Arguably, even if cheap compared to past levels, this is not an optimal time to buy CAB with the economy clearly under pressure here. There is panic in the air and the stock could easily plummet (along with everything else) to bargain-basement levels. But we have two compelling reasons to buy CAB, one tactical and one strategic. The tactical reason is that we are selling short three retailing-related companies today and buying CAB—whom we believe to be in a stronger position than any of the others—serves as a hedge to limit the damage just in case we are wrong. The strategic reason is the one we already mentioned: if things do get rough, we expect that a company selling guns and fishing rods and stuff you can use to “camp out” if needed will do exceedingly well. While not directly targeting the survivalist market, Cabela’s offers a lot of the basic necessities at great prices.

What will most probably happen is that the stock of all four retailing-related stocks will go down, and if we time it right, we will cover our shorts near the bottom (and maybe buy some more CAB!) and then (subsequently) profit on this speculation, too.

Or worst case if things get really bad, hopefully being a Cabella’s shareholder will count for something if and when ammunition gets scarce and we go to one of their stores to restock our cache.  🙂

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SELL SHORT Best Buy (BBY), Mastercard (MA), & Wal-Mart (WMT)

Posted by intelledgement on Fri, 19 Sep 08

We detailed the reasons why we think it is prudent to short retailers earlier today in our IMSIP post recommending purchasing inverse consumer goods and services ETFs. Accordingly, in the ISOP, we are selling short retailer giant Wal-Mart (WMT), specialty retailer Best Buy (BBY), and consumer credit card vendor Mastercard (MA). Given the weakness in consumer spending that we anticipate over the next 12-to-18 months, we anticipate that all these companies are likely to experienced both sales and profits that are below both prior performance and expectations. And, of course, that this will adversely affect the price of their stock.

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BUY UltraShort Consumer Services/Goods ETFs (SCC/SZK)

Posted by intelledgement on Fri, 19 Sep 08

The DOW soared 400 points yesterday—and is up again in early trading today—on reports that US Treasury Secretary Henry Paulson is shopping a plan to members of Congress that would fund the purchase of “toxic” securities held by banks and other financial institutions by the US government to get them off the balance sheets of the banks and thus hopefully render those institutions credit-worth again. There is a lot of uncertainty here: we have no idea precisely how the plan would work, when or even whether it will be adopted, and only the vaguest notion of who would be included (what about foreign-based financial institutions who have US mortgage-backed securities fouling up their balance sheets?).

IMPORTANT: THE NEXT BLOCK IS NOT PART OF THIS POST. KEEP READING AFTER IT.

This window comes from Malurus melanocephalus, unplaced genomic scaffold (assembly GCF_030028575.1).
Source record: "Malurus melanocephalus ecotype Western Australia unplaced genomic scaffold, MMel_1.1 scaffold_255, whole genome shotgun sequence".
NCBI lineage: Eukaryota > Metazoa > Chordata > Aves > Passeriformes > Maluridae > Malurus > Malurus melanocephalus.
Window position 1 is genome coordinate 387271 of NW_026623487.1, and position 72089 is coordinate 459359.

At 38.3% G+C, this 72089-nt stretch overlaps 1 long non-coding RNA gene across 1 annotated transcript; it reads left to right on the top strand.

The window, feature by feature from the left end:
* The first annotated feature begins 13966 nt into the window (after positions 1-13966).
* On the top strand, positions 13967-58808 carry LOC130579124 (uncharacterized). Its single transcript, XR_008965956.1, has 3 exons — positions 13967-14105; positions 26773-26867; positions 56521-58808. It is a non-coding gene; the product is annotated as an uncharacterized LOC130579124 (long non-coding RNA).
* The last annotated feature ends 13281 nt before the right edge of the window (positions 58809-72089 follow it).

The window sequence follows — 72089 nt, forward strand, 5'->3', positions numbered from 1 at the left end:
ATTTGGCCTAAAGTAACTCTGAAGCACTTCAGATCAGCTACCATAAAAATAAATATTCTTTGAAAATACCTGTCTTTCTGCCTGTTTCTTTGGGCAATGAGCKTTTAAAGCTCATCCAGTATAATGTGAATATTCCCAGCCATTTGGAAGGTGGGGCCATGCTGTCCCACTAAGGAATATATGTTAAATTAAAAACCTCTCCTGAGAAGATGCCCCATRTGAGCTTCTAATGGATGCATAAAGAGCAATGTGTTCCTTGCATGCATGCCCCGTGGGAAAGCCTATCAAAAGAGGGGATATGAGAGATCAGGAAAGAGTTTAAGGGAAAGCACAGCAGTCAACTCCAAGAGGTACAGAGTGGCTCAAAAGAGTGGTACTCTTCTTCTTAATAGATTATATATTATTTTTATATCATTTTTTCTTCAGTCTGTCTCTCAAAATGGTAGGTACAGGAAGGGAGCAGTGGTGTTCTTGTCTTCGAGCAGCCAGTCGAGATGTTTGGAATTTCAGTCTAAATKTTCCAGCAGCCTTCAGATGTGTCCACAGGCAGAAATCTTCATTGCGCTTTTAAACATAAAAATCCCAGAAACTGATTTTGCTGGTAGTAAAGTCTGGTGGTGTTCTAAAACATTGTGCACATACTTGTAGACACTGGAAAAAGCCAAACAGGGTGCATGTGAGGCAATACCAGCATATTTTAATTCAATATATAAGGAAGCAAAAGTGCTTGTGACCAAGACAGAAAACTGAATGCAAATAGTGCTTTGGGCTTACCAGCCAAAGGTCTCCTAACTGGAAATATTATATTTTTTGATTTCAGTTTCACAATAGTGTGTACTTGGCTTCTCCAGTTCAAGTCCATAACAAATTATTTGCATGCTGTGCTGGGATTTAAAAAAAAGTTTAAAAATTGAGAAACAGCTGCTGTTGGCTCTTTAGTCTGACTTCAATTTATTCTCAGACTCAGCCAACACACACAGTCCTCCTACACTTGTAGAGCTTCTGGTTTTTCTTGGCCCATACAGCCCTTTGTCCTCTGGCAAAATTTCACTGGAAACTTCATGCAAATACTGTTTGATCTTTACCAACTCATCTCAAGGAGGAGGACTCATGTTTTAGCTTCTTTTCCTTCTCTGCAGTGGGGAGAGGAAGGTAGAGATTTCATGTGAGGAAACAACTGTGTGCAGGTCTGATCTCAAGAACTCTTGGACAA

However, we can say with utter confidence that the fact this plan is being proposed is not a good reason for stocks to be going up here. Manifestly, Paulson and Ben Bernanke have concluded that the bursting of the housing price bubble has at last spread to the rest of the US economy, in the form of tighter credit. To us this sounds like the final nail in the coffin of consumer spending, which means we are in for at least 12-to-18 months of pain…and it could be worse. This plan to loosen credit—by improving the balance sheets of the financial institutions thus making it easier for them to both lend and borrow—does almost nothing to address the underlying problem of falling real estate values. In effect, it treats a symptom of the disease, which may or may not make our convalescence less painful, but the disease must still run its course.

Consequently, we are persuaded that the time is ripe to short the consumer sector of the US economy. Until now, we have considered that a meltdown of the market was most likely to occur after the US presidential election, but the odds for it to happen sooner have risen appreciably here. Paulson and Bernanke are wielding baling wire and spirit gum and there was never a question about whether or not those tools were adequate to keep the wings of the economy from being blown off—they are not—but only when the winds of the coming storm would rise to the danger level. It is happening sooner rather than later.

The Ultrashort Consumer Services ETF (SCC) is an almost pure reflection of the US consumer sector; the Ultrashort Consumer Goods ETF (SZK) does include some exports, but we anticipate the effects of this consumer slowdown to be felt globally, so we are buying both here. The SCC is designed to rise or fall 2% inversely for every 1% move in the Dow Jones U.S. Consumer Services Index, which is primarily comprised of retail, media, and travel and leisure sectors…hotel, car rental, airline and cruise line companies. The SZK is designed to rise or fall 2% inversely for every 1% move in the Dow Jones U.S. Consumer Goods Index, which primarily includes companies that manufacture consumer products. Managers for both funds aim to achieve their goals by selling short equities and trading futures, options on futures, swap agreements, forward contracts, and options on individual securities or indices.

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Bank of America (BAC) update

Posted by intelledgement on Mon, 15 Sep 08

We are short shares of Bank of America (BAC) and today we got an incredible gift—the company announced that they will be buying Merrill Lynch (MER) for $50 billion. This shotgun wedding—evidently encouraged by the Feds who had originally hoped either MER or BAC could be persuaded to purchase Lehman Brothers (LEH), and thus cover that firm’s losses (Lehman Brothers announced they were going bankrupt today)—is essentially a rescue of Merrill Lynch, which were threatened with insolvency due to losses related to credit default swaps they had created and damage from the LEH failure.

We consider the fact that BAC management are purchasing MER with so little due diligence to be recklessly imprudent. And we consider the fact that they are paying $29/share after MER stock closed Friday at $17.05—and is arguably worth much, much less—to be dazzlingly stupid. And the market overwhelmingly agrees with us, as today BAC—on all-time high volume of 276 million shares—closed at $26.55, down 21% from last Friday.

We should probably cover here, with a one-week profit of 23%, but we are very confident that worse is yet to come for BAC.